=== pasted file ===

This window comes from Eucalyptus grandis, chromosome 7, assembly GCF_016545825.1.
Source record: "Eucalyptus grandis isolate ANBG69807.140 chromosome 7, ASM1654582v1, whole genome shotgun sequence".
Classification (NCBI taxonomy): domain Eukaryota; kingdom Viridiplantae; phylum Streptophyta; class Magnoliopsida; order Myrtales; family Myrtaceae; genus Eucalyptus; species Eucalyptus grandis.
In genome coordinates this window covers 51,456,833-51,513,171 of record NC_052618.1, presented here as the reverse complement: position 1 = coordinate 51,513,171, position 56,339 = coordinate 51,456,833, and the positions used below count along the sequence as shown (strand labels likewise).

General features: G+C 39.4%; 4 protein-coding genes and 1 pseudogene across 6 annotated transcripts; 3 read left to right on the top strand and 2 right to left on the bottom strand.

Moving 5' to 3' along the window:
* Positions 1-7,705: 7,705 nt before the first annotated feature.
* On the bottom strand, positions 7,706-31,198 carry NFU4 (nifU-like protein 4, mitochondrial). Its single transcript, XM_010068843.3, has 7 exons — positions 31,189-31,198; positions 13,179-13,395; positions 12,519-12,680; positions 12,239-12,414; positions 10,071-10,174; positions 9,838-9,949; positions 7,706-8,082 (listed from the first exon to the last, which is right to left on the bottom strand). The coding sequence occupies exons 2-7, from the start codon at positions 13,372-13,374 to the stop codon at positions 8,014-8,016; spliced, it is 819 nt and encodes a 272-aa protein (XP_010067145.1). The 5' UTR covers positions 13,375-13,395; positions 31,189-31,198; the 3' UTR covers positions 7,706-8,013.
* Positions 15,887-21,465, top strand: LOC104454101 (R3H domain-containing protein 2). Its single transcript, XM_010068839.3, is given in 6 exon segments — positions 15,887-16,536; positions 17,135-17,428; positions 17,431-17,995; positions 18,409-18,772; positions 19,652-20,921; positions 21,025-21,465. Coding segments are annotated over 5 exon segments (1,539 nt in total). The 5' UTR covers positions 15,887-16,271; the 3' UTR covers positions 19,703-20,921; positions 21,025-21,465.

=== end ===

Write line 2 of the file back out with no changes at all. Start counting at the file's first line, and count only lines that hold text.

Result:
Source record: "Eucalyptus grandis isolate ANBG69807.140 chromosome 7, ASM1654582v1, whole genome shotgun sequence".